Mission: Deep Sea

Mission: Deep Sea is a game from , originally released 31st December, 1969

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Mission: Deep Sea Review

It’s easy to see why deep-sea diving makes an attractive environment for video games. It’s something that few people will ever experience, it’s exciting, and the sea floor is a beautiful place. In recent years, games like Ecco the Dolphin (Dreamcast) and Endless Ocean (Wii) have brought the dazzling underwater ecosystem to our TV screens. Now Mission: Deep Sea delivers the experience on the iPhone, but in a new way. Thanks to its most recent update, it’s a game worth getting excited about, even if it’s not quite perfect.

SCUBA is for suckers. Real divers control turtles.

In this unique game, you take on the role of a sea turtle. That’s right: in humanity’s ever-reaching conquest of all things in nature, they have gained the ability to remotely control sea turtles to do their bidding, including such awesome tasks as taking a photograph and locating barrels.

A few of the tasks are a bit more thrilling (like rescuing a sea captain and hunting for missiles amidst ancient sunken ruins), but there are only five short missions in all. In the previous version, each mission was a race against an arbitrary clock that was gunning for your sanity. Losing missions because you just needed a few more seconds was frustrating primarily because there was no logical reason for it to be there. Now the clock only serves to help your score, and missions don’t end when the clock reaches zero, which is a vast improvement.

Mission: Deep Sea follows a basic pattern. You swim, follow your radar, perform the desired action, and achieve victory. The draw here is not really the gameplay, but impressive graphics that help immerse you in this world.

While the draw distance is closer than we’d like, we suppose that’s easily explained by the murkiness of shallow waters. The textures, however, are some of the clearest we’ve yet seen. The sand, especially, looks like sand rather than garbled or pixelated mesh. Sea creatures are well-designed and represent their real-life counterparts with some accuracy. The ocean in Deep Sea seems a bit too lonely at times, but it’s hard to fault what is clearly a step in the right direction.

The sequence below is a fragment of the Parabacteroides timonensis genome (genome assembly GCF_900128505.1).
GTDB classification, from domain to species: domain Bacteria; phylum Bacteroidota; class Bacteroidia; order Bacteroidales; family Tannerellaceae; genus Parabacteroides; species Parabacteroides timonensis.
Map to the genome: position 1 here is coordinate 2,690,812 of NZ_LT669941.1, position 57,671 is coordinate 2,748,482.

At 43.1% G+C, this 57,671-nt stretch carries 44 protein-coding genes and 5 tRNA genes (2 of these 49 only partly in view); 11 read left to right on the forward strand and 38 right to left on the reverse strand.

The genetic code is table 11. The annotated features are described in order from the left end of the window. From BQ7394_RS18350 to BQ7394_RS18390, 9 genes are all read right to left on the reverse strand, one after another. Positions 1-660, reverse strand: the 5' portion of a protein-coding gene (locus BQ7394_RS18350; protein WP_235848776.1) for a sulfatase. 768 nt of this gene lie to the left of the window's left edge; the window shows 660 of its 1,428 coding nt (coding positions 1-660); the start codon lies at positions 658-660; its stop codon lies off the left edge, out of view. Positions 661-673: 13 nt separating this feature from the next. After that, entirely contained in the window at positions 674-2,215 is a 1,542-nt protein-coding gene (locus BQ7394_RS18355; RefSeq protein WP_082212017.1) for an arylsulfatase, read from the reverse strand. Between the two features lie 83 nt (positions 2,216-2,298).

Shouldn’t there be a peanut butter fish too?

Controlling your sea turtle is accomplished by tilting the device or making careful swipes across the screen. As the turtle has two flippers, you must use two fingers if you wish to control manually. Swipe out to the sides to move forward. Swipe only to the left to turn right. Swipe down to the corners with both fingers to ascend. It takes some time to get used to, especially as the turning initially feels counterintuitive, but you do eventually get the hang of it. The chief problem is in making tight turns and small forward movements, which is not easy with either control method, and you’ll often find yourself overshooting your target, draining precious seconds from the clock.

In the end, this is a great-looking game that simply lacks enough content in its five missions to be fully absorbing. Mission: Deep Sea feels more like a demo than a full game. A free roaming mode helps by adding longevity, as the missions quickly become stale, although we’d love to see more massive environments to explore.

Swimming in the sea is meant to be savored, but this is a game that only gives us small bursts of that timeless pleasure. With more missions and tightened controls, this could be a real hit, but as it stands, it falls a little bit short of the mark.

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